There’s danger in every aspect of firing, from WARN Act layoffs and exit interviews to constructive discharge and more.
Learn how to fire an employee and sidestep wrongful termination lawsuits, with battle-tested firing procedures, and employment termination letters. At last, you can fire at will!
A crane operator working at Texas A&M’s Kyle Field found himself out of work after he hoisted an Alabama Crimson Tide banner inside the stadium.
Q. One of my employees recently made a post on Facebook expressing his dissatisfaction with his job. In the post, he talked about being paid too little for the amount of work he performs, and that the whole office needs renovating, claiming, “rats don’t even want to work there.” Can I fire him for this, or at least discipline him?
When you have to fire an employee, never say, “This is hard for me too.”
You can’t prevent every lawsuit over a discharge, but you can be prepared. That preparation includes making sure you can point to solid, performance-based reasons for every termination. Lay the groundwork first with a performance improvement plan (PIP) and you will be well on your way to showing the court your decision was based on objective, measurable business reasons rather than some kind of prejudice or discrimination.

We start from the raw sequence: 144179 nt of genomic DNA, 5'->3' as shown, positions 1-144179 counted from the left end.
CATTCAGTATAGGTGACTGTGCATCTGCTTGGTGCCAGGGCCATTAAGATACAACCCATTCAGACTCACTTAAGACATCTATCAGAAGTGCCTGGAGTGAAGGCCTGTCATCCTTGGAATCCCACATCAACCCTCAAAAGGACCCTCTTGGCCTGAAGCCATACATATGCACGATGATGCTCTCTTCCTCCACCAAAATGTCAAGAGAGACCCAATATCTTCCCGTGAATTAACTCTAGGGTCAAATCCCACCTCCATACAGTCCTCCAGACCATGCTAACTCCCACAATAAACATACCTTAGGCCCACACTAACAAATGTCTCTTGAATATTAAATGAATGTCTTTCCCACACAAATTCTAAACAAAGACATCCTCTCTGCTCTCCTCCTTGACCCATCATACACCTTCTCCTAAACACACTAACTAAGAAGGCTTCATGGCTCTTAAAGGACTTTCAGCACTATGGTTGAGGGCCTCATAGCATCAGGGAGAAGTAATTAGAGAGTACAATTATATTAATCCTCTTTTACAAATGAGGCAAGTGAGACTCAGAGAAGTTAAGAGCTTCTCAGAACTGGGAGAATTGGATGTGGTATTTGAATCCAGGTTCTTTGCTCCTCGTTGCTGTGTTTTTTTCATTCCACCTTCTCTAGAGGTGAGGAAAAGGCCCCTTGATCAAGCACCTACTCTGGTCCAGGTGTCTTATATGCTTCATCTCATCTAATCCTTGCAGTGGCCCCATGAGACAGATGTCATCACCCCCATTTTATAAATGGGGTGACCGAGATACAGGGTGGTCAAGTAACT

Sometimes, business conditions require companies to implement reductions in force. Before you put your HR seal of approval on who stays and who goes, be sure that hidden discrimination isn’t influencing the decisions.
Only when surveillance video surfaced in early September of football player Ray Rice punching his then-fiancée did the team decide it was time to terminate him. What would your organization do if one of your employees were identified as a domestic abuser?
Q. I am the owner of several industrial facilities, but recent financial crises have forced me to have to shut down two of these plants. These closings and subsequent layoffs will affect about 600 employees. Am I required to notify the employees before laying them off?
Sometimes, workplace relationships deteriorate beyond repair. That’s especially true if an employee resorts to angry outbursts or even threats. That’s when it’s time to act.
Sometimes, it seems as if anybody can sue their current or former employer and get a day in court. It’s true, anyone is welcome to fill out the blank complaint forms that courts make available to the public. But spurious complaints like this one are usually quickly dismissed.
If an employer can present a coherent and rational explanation for why economics—not retaliation—drove a RIF decision, chances are a court won’t second-guess it.